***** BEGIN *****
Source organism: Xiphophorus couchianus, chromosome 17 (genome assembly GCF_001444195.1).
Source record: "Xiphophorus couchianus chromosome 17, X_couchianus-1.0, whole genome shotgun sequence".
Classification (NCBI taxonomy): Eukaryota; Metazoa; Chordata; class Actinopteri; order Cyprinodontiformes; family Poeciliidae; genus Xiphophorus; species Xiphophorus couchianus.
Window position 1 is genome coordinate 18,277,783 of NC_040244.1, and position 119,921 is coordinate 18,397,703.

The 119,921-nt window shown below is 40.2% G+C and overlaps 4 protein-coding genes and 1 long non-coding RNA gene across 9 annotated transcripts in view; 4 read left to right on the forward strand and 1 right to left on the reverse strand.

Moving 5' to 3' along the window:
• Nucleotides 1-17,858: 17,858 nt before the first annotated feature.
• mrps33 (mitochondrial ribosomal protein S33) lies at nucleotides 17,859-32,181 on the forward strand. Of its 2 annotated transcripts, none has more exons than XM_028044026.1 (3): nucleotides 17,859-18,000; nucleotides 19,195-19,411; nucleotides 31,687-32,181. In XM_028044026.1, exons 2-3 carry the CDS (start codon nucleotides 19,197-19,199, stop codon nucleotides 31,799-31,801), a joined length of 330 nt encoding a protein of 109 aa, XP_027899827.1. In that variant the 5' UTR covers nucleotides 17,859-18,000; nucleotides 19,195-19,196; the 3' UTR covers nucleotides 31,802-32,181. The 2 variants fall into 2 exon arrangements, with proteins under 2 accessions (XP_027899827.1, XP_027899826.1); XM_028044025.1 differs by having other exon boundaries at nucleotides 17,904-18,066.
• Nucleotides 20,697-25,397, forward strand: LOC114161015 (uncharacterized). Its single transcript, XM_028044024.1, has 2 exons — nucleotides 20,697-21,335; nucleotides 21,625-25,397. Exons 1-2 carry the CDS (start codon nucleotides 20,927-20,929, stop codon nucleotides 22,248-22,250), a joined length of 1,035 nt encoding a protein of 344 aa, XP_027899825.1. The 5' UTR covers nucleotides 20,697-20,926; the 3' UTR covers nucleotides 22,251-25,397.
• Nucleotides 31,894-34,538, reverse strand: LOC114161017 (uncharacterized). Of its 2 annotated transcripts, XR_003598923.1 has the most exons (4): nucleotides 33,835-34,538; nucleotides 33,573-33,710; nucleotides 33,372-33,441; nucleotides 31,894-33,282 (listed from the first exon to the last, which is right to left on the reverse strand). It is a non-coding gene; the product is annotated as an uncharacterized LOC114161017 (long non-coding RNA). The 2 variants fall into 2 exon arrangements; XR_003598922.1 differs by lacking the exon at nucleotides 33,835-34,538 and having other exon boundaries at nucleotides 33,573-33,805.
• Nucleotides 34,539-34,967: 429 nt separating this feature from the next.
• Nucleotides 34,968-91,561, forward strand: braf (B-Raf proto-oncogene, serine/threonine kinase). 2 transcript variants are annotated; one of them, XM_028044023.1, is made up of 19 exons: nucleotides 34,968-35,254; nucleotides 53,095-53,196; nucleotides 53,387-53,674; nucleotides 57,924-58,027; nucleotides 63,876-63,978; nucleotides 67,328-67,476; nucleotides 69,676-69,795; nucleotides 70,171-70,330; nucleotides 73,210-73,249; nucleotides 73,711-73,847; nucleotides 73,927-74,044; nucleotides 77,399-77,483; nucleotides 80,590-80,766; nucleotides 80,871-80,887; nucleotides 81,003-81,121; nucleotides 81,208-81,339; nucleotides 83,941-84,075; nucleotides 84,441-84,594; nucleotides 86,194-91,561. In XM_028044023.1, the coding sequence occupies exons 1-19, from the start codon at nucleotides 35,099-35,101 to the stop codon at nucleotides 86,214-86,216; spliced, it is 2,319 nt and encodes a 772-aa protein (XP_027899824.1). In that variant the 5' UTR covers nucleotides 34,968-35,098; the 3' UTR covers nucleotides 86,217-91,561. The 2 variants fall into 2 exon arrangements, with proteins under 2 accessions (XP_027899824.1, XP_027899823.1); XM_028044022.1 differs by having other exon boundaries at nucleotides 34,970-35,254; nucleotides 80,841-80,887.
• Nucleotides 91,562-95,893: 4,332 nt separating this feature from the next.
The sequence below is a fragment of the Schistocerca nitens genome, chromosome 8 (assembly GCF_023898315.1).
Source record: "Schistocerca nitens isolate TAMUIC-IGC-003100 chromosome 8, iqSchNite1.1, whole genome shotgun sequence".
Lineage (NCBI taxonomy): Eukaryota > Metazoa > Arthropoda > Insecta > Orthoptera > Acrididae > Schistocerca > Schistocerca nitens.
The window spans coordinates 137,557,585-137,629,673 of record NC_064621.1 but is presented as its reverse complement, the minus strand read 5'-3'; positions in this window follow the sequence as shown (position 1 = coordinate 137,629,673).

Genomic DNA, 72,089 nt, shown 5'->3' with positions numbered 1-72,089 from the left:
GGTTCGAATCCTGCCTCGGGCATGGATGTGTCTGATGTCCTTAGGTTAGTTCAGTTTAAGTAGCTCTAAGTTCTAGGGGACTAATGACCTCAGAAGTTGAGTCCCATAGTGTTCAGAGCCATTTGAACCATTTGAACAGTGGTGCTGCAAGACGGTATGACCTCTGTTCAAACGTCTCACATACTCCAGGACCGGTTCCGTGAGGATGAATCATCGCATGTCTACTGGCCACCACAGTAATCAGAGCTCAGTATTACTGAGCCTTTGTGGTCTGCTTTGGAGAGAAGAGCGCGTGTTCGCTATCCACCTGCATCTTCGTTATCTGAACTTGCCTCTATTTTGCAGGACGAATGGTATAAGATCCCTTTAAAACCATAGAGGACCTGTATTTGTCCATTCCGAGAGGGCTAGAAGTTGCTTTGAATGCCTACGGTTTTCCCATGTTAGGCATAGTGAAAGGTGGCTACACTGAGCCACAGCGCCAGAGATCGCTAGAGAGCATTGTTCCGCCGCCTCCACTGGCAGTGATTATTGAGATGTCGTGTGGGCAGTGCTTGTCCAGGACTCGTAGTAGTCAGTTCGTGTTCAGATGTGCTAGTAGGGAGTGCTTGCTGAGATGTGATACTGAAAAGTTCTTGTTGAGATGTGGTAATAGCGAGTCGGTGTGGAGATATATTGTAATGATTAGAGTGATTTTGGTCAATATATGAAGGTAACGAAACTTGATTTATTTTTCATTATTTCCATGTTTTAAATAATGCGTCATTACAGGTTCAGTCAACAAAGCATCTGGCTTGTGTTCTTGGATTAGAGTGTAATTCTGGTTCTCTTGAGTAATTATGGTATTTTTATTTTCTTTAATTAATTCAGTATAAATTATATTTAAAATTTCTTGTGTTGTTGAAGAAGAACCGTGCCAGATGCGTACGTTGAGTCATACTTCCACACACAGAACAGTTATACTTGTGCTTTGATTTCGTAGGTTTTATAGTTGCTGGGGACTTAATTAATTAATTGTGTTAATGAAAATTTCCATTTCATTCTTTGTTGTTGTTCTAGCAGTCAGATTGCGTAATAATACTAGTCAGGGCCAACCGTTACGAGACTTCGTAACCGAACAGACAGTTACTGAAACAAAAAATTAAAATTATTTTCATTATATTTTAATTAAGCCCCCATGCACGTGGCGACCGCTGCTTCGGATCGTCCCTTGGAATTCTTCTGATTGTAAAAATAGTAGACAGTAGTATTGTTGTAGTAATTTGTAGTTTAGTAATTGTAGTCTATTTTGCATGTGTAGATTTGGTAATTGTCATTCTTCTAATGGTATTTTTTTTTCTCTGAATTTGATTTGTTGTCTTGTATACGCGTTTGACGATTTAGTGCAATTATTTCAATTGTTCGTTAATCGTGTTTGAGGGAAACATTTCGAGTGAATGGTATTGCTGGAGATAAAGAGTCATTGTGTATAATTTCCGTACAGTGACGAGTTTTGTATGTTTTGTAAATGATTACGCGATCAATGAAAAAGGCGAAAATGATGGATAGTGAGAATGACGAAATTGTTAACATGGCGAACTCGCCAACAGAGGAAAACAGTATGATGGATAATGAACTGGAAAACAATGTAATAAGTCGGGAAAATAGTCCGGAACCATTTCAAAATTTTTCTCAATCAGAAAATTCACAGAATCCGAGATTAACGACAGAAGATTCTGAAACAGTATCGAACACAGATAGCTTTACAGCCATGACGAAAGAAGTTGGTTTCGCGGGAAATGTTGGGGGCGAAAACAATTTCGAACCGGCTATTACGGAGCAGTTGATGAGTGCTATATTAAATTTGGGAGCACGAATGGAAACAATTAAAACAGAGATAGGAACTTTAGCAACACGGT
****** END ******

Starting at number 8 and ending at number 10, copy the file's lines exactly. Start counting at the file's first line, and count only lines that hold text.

• mrps33 (mitochondrial ribosomal protein S33) lies at nucleotides 17,859-32,181 on the forward strand. Of its 2 annotated transcripts, none has more exons than XM_028044026.1 (3): nucleotides 17,859-18,000; nucleotides 19,195-19,411; nucleotides 31,687-32,181. In XM_028044026.1, exons 2-3 carry the CDS (start codon nucleotides 19,197-19,199, stop codon nucleotides 31,799-31,801), a joined length of 330 nt encoding a protein of 109 aa, XP_027899827.1. In that variant the 5' UTR covers nucleotides 17,859-18,000; nucleotides 19,195-19,196; the 3' UTR covers nucleotides 31,802-32,181. The 2 variants fall into 2 exon arrangements, with proteins under 2 accessions (XP_027899827.1, XP_027899826.1); XM_028044025.1 differs by having other exon boundaries at nucleotides 17,904-18,066.
• Nucleotides 20,697-25,397, forward strand: LOC114161015 (uncharacterized). Its single transcript, XM_028044024.1, has 2 exons — nucleotides 20,697-21,335; nucleotides 21,625-25,397. Exons 1-2 carry the CDS (start codon nucleotides 20,927-20,929, stop codon nucleotides 22,248-22,250), a joined length of 1,035 nt encoding a protein of 344 aa, XP_027899825.1. The 5' UTR covers nucleotides 20,697-20,926; the 3' UTR covers nucleotides 22,251-25,397.
• Nucleotides 31,894-34,538, reverse strand: LOC114161017 (uncharacterized). Of its 2 annotated transcripts, XR_003598923.1 has the most exons (4): nucleotides 33,835-34,538; nucleotides 33,573-33,710; nucleotides 33,372-33,441; nucleotides 31,894-33,282 (listed from the first exon to the last, which is right to left on the reverse strand). It is a non-coding gene; the product is annotated as an uncharacterized LOC114161017 (long non-coding RNA). The 2 variants fall into 2 exon arrangements; XR_003598922.1 differs by lacking the exon at nucleotides 33,835-34,538 and having other exon boundaries at nucleotides 33,573-33,805.